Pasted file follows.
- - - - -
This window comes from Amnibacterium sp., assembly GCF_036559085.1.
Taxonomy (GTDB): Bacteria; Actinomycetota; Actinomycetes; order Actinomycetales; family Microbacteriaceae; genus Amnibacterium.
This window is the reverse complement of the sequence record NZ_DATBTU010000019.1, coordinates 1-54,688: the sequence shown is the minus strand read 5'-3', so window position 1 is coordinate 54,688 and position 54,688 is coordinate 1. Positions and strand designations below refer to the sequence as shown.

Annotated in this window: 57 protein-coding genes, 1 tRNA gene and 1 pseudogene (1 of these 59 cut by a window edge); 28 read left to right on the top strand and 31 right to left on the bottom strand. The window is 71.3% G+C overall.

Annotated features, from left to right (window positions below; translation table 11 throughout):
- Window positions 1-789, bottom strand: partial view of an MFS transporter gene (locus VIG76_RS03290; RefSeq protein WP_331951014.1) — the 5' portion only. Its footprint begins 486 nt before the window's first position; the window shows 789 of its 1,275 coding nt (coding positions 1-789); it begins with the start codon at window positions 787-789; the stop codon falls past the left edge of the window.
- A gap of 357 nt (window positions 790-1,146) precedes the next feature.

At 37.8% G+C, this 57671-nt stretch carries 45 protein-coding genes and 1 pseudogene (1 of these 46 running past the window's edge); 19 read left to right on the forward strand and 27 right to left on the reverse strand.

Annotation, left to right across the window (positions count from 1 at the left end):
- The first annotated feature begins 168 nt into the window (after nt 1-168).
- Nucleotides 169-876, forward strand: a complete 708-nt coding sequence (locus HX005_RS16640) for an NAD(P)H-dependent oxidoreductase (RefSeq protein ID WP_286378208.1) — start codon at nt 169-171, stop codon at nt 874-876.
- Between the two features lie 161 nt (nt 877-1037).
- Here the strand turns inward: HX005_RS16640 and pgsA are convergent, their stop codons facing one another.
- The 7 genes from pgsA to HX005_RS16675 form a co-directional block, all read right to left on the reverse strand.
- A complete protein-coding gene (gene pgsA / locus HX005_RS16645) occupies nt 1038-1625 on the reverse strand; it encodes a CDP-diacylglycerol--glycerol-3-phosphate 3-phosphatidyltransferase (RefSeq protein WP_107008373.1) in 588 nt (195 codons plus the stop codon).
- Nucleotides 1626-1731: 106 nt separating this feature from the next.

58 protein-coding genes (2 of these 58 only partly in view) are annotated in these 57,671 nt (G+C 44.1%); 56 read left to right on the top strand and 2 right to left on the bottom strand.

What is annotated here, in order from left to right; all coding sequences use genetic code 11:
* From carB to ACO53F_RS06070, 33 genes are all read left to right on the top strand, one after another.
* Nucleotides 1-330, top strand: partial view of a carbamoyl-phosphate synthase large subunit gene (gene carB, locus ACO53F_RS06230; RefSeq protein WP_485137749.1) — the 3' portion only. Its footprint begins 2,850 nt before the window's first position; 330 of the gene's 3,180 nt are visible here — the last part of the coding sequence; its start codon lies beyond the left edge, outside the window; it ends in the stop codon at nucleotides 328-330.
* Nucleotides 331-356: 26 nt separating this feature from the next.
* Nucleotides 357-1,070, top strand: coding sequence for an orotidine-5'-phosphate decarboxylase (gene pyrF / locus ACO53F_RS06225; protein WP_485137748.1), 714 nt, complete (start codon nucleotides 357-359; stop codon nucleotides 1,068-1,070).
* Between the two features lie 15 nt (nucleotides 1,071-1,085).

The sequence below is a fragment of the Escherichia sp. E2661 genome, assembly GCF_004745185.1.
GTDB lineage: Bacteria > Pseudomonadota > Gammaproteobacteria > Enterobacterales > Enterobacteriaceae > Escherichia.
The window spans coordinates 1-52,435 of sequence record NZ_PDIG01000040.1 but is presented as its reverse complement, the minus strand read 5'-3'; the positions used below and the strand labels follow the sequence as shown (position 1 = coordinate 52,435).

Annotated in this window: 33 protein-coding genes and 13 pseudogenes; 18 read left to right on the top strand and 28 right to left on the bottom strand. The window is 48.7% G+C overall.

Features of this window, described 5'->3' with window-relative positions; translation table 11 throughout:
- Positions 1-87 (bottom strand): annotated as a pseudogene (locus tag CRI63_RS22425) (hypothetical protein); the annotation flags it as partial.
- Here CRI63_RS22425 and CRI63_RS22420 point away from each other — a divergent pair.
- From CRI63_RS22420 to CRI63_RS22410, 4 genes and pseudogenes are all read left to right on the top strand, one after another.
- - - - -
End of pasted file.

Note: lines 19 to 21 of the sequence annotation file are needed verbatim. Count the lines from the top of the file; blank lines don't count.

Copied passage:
* From carB to ACO53F_RS06070, 33 genes are all read left to right on the top strand, one after another.
* Nucleotides 1-330, top strand: partial view of a carbamoyl-phosphate synthase large subunit gene (gene carB, locus ACO53F_RS06230; RefSeq protein WP_485137749.1) — the 3' portion only. Its footprint begins 2,850 nt before the window's first position; 330 of the gene's 3,180 nt are visible here — the last part of the coding sequence; its start codon lies beyond the left edge, outside the window; it ends in the stop codon at nucleotides 328-330.
* Nucleotides 331-356: 26 nt separating this feature from the next.